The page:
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Office: Merrifield 100E
Phone: (701) 777-4306
Indiana University, Bloomington, Indiana:
Ph.D. in English, 1995 (Major field: American Literature. Minor field: Composition Studies).
M.A. in English, 1988.
A.B. with Honors in English, 1985.
I grew up in Nebraska and Indiana and went to college at Indiana University in Bloomington. As a high school senior, I thought I was going to be a political science major, but quickly decided that I really preferred the kinds of issues and ideas we were discussing in my literature classes. By my second year of college, I had decided to major in English and by my third year I knew I wanted to go to graduate school. I ended up staying in Bloomington for work on my Masters/PhD, after completing my undergraduate degree. While my primary area in graduate school was the study of American literature in cultural and political contexts, I soon discovered how much I enjoyed teaching and became very interested in courses in Rhetoric/Composition, primarily because that field helped me think about how to make my teaching practices consistent with my larger teaching goals. Eventually, Rhetoric and Composition became my PhD minor and I took advantage of several opportunities to work with other graduate students on projects and issues concerned with the teaching of writing.
After leaving graduate school, I took a position as a Visiting Assistant Professor at the University of Mississippi for four years. I then left for an Assistant Professor position at the University of South Carolina at Lancaster. I was there for three years before coming to UND in 2001. UND has been a great fit for me, because I have been able to explore a lot of interests in the literature courses I have taught: young adult literature, contemporary women's writing, the romance, film theory, and theories of the gaze. At the same time, I have been able to work with my interests in Composition and the teaching of writing by becoming the Academic Director of Composition for several years.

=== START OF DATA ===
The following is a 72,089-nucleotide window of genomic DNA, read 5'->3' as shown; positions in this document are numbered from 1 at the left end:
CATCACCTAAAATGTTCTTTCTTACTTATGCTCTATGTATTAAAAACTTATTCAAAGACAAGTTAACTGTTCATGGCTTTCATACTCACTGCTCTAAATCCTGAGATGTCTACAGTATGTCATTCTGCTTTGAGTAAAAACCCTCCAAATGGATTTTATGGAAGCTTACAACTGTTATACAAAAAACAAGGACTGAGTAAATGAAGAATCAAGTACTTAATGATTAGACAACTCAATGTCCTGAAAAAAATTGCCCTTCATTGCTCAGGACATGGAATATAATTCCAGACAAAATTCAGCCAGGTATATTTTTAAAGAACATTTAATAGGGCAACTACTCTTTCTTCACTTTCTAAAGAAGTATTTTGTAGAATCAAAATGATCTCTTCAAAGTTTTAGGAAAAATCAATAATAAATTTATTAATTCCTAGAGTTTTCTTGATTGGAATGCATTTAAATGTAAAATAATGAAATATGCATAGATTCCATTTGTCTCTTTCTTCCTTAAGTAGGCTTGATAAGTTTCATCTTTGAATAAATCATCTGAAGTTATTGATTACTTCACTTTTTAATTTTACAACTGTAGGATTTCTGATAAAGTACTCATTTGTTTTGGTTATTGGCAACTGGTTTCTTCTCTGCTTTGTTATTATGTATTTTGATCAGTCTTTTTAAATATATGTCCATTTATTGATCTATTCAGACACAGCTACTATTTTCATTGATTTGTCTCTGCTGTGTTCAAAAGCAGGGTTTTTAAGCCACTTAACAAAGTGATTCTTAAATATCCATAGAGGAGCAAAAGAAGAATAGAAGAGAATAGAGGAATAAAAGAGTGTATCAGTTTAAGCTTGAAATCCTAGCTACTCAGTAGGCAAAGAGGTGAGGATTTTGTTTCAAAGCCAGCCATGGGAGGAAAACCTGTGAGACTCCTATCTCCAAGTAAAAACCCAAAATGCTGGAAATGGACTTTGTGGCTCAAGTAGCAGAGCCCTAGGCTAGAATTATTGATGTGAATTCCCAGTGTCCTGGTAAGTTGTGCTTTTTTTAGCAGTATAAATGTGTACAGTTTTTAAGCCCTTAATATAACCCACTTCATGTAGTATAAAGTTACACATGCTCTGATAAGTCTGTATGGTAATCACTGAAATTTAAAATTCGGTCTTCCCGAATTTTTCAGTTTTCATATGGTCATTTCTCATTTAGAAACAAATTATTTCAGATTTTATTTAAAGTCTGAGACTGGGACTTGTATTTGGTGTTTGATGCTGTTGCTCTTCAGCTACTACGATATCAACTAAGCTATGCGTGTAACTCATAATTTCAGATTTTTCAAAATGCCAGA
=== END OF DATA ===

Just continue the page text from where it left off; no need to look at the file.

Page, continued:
I teach in a lot of different areas in 19th and 20th century American literature and culture including women's literature, African-American literature, and regionalism. My research tends to take a cultural studies approach to late 19th century literature; in particular, I have been exploring how theories of the sentimental help us to understand more about the construction of race in novels written during and after American Reconstruction. This project led me into looking at the construction of region and race in a contemporary popular novel, Divine Secrets of the Ya-Ya Sisterhood, and recently I have continued to explore contemporary culture by working on two essays that examine the workings of ideology in two recent television miniseries: Mildred Pierce and Downton Abbey. My PhD minor was in Rhetoric/Composition, and I have also published two essays on pedagogy and composition theory.
“Domesticating Desire: Fantasy and Social Change in Downton Abbey and Upstairs,Downstairs.” Exploring Downton Abbey. Ed. Scott Stoddart. Jefferson, NC: McFarland Publishing, forthcoming.
"'The lamp in Mildred’s living room': James M. Cain's Mildred Pierce and Veblen’s Conspicuous Consumption.” PLL 52.3 (2016): 255-290.